Originally Posted by Max Rossell View Post
Pleasure. I'm a massive guitar nerd and I'm a big acoustic player. I think age does affect acoustics way way more than electrics, they "open up" and become less brittle-sounding over time.

I don't know if anyone else has mentioned this, but have you tried leaving the strings on for a year? I'm not kidding, "dead" strings sound a lot duller in a way I tend to prefer (I'm a fan of dirty old stuff). Back in the day guys changed their strings a lot less often and I believe some guys just left them on until they broke because they liked played-in strings better.
Yeah, good point - I have a feeling that part of Dylan's sound in the early days is strings left on for a long time, I mentioned it earlier in the thread. I don't like the sound of my strings until they've been on for at least a month. It does help get closer to the sound I want, but then right when I start to like the sound one breaks lol

Thanks again!
Old 27th April 2018
  #180
Gear Addict
 

Quote:
Originally Posted by Ardis View Post
Wow I don't think any rational person is making the point that all guitars sounded the same in that era. Honestly people are talking in general about what you were asking, which is about acoustic tone. When you are listening and pulling samples, you are talking about recordings. I don't really think guitars or playing style, have really changed that much. The way their being recorded certainly has. People are trying to be helpful in terms of strings, picks, etc, but unless I'm missing something, you're talking about how the instrument was recorded for the most part. Ragging on people that are trying to be helpful is kinda pointless.....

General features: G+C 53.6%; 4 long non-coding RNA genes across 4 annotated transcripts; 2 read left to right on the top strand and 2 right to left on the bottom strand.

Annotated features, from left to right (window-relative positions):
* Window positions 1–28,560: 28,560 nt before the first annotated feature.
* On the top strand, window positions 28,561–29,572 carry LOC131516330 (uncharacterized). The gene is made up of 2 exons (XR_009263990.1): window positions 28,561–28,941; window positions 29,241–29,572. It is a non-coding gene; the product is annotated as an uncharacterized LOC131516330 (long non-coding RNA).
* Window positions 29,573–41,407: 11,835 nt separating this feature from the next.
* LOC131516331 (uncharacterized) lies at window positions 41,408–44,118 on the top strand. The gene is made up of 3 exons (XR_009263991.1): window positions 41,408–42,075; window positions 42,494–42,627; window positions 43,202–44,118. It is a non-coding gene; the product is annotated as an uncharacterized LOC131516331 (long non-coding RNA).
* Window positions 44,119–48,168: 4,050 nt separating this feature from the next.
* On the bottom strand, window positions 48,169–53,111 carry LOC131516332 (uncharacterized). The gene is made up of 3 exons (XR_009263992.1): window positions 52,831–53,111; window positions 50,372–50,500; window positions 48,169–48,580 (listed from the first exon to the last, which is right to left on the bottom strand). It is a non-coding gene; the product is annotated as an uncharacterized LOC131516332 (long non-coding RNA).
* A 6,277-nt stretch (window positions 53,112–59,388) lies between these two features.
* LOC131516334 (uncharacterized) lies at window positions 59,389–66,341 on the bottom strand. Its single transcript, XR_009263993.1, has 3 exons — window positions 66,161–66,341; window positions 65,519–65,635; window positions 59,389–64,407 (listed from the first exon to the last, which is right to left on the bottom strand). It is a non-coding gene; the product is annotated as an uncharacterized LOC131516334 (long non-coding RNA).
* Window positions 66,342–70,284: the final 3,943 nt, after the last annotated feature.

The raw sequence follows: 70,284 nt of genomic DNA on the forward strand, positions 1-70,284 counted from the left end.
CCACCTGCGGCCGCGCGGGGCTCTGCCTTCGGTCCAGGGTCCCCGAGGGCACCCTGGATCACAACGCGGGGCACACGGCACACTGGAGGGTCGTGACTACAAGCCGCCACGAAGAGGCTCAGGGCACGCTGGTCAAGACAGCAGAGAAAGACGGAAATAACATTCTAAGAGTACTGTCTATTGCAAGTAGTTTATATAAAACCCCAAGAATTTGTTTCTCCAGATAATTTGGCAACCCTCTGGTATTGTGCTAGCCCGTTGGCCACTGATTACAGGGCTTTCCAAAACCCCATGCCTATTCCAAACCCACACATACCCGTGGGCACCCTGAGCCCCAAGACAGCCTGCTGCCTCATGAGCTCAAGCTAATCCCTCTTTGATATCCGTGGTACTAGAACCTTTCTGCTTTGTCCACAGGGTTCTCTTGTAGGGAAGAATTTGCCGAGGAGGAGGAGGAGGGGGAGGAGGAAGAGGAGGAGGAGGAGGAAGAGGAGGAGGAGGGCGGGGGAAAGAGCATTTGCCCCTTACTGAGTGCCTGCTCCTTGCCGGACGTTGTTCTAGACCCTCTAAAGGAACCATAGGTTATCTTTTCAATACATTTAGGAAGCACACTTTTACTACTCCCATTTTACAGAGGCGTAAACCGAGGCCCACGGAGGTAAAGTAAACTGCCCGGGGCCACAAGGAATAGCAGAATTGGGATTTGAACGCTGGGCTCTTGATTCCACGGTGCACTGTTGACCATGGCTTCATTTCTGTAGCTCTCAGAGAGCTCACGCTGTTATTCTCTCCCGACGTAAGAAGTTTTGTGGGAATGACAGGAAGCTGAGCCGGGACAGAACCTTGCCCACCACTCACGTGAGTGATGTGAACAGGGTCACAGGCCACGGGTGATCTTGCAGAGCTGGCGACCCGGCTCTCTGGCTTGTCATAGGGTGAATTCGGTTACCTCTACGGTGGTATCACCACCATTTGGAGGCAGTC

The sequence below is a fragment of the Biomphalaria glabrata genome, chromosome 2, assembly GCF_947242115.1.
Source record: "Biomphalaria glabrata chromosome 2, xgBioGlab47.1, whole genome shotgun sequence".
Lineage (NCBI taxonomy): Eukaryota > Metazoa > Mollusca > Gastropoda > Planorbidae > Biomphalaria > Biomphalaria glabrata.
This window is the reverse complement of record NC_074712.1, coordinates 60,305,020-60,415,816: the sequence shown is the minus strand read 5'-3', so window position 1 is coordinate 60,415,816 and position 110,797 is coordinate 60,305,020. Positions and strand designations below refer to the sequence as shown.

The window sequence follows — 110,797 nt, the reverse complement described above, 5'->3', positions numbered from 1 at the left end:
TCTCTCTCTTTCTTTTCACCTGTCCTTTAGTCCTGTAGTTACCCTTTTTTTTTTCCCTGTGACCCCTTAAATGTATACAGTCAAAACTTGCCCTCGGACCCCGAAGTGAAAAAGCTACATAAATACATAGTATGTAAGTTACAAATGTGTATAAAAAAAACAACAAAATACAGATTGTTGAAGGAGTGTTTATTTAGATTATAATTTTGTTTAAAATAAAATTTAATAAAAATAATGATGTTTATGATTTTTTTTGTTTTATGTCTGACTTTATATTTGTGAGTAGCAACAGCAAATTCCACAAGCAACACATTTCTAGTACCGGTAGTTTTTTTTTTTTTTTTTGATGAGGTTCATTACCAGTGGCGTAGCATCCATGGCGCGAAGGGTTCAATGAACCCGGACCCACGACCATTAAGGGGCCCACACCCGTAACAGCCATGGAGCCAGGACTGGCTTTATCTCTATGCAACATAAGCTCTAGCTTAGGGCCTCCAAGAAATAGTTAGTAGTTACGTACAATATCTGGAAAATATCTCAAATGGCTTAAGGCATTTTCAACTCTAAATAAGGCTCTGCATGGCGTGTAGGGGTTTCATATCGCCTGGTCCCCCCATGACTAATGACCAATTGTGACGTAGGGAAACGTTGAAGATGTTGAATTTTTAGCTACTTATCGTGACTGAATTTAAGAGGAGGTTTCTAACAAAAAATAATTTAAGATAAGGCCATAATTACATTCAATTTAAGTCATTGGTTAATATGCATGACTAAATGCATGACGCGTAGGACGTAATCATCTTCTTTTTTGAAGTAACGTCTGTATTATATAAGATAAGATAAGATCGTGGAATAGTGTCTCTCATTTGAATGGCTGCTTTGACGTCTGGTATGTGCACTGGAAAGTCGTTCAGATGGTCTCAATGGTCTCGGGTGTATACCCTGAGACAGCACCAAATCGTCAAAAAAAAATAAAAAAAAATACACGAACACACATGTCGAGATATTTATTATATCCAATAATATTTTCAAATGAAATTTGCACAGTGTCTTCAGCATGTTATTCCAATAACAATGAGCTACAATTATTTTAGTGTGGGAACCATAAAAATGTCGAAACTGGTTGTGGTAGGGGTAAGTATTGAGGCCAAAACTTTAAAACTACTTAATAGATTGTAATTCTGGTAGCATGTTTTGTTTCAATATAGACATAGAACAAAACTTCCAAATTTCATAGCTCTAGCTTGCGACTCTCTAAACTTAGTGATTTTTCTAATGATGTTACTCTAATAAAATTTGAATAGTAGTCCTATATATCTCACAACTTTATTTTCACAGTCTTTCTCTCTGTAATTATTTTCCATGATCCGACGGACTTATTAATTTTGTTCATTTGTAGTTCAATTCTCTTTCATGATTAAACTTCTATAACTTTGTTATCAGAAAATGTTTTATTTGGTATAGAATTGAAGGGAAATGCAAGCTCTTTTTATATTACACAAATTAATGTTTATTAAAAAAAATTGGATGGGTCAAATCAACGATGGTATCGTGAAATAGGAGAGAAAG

Sharp did say that, Ardis - trying to hit home the point that it's the recording and the guitar/player/strings/pick etc etc are irrelevant. I'm not ragging on anyone, but I don't know how much clearer I can make it that we're talking about the guitar tone apart from the recordings, and this is something that can be generally discerned when you listen to multiple recordings from multiple sources and hear the same general tone. Those acoustic recordings from early Dylan etc. are pretty honest, it's not like they were throwing a bunch of effects on it, probably just subtle EQ, compression, etc. So, one who is not bent on giving out recording advice could easily look past the recording and focus on the tone of the guitar. The recording is the only way we have to hear what things sounded like back then - and while the mics used, fidelity of equipment, etc. etc. will all have an effect on the sound - it doesn't change the fact that those instruments sound a certain way - that's coming from the instrument!

And your point "I don't really think guitars or playing style, have really changed that much." You couldn't be more wrong. Both guitars (especially acoustics) and playing styles have changed drastically since back then. Not many folks are searching for this kind of sound anymore, and in general acoustics have gotten a lot more bright and jangly sounding to market to the pop audience. That's how Taylor's (which sound like screeching crap to me) came to be (sorry Taylor fans). Anyway, there is a guitar for every kind of sound, and as I mentioned before a good studio technician will reach for the right acoustic before they reach for a particular mic or mic technique. Not to say that they won't do the latter, but we're trying to affect the sound at the source here - the most important part of the signal chain!